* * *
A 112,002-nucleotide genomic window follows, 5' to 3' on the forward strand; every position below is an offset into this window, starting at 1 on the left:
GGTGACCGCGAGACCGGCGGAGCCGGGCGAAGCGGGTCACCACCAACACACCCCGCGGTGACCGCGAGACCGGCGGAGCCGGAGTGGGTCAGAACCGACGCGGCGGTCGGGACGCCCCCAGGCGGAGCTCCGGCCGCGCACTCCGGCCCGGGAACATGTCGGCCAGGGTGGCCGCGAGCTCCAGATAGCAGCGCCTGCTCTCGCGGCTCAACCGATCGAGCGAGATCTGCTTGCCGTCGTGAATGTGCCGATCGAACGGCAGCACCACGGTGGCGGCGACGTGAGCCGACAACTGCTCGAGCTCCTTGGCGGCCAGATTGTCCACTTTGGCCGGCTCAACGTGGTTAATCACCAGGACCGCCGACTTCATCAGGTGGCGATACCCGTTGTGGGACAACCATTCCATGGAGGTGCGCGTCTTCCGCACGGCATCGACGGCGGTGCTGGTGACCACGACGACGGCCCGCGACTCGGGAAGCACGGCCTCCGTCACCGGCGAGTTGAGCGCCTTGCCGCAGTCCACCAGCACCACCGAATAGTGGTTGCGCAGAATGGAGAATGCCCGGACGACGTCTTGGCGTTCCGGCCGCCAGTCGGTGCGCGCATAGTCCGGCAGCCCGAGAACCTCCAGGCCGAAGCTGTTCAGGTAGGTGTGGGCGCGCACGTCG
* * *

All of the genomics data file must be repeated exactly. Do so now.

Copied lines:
A 112,002-nucleotide genomic window follows, 5' to 3' on the forward strand; every position below is an offset into this window, starting at 1 on the left:
GGTGACCGCGAGACCGGCGGAGCCGGGCGAAGCGGGTCACCACCAACACACCCCGCGGTGACCGCGAGACCGGCGGAGCCGGAGTGGGTCAGAACCGACGCGGCGGTCGGGACGCCCCCAGGCGGAGCTCCGGCCGCGCACTCCGGCCCGGGAACATGTCGGCCAGGGTGGCCGCGAGCTCCAGATAGCAGCGCCTGCTCTCGCGGCTCAACCGATCGAGCGAGATCTGCTTGCCGTCGTGAATGTGCCGATCGAACGGCAGCACCACGGTGGCGGCGACGTGAGCCGACAACTGCTCGAGCTCCTTGGCGGCCAGATTGTCCACTTTGGCCGGCTCAACGTGGTTAATCACCAGGACCGCCGACTTCATCAGGTGGCGATACCCGTTGTGGGACAACCATTCCATGGAGGTGCGCGTCTTCCGCACGGCATCGACGGCGGTGCTGGTGACCACGACGACGGCCCGCGACTCGGGAAGCACGGCCTCCGTCACCGGCGAGTTGAGCGCCTTGCCGCAGTCCACCAGCACCACCGAATAGTGGTTGCGCAGAATGGAGAATGCCCGGACGACGTCTTGGCGTTCCGGCCGCCAGTCGGTGCGCGCATAGTCCGGCAGCCCGAGAACCTCCAGGCCGAAGCTGTTCAGGTAGGTGTGGGCGCGCACGTCG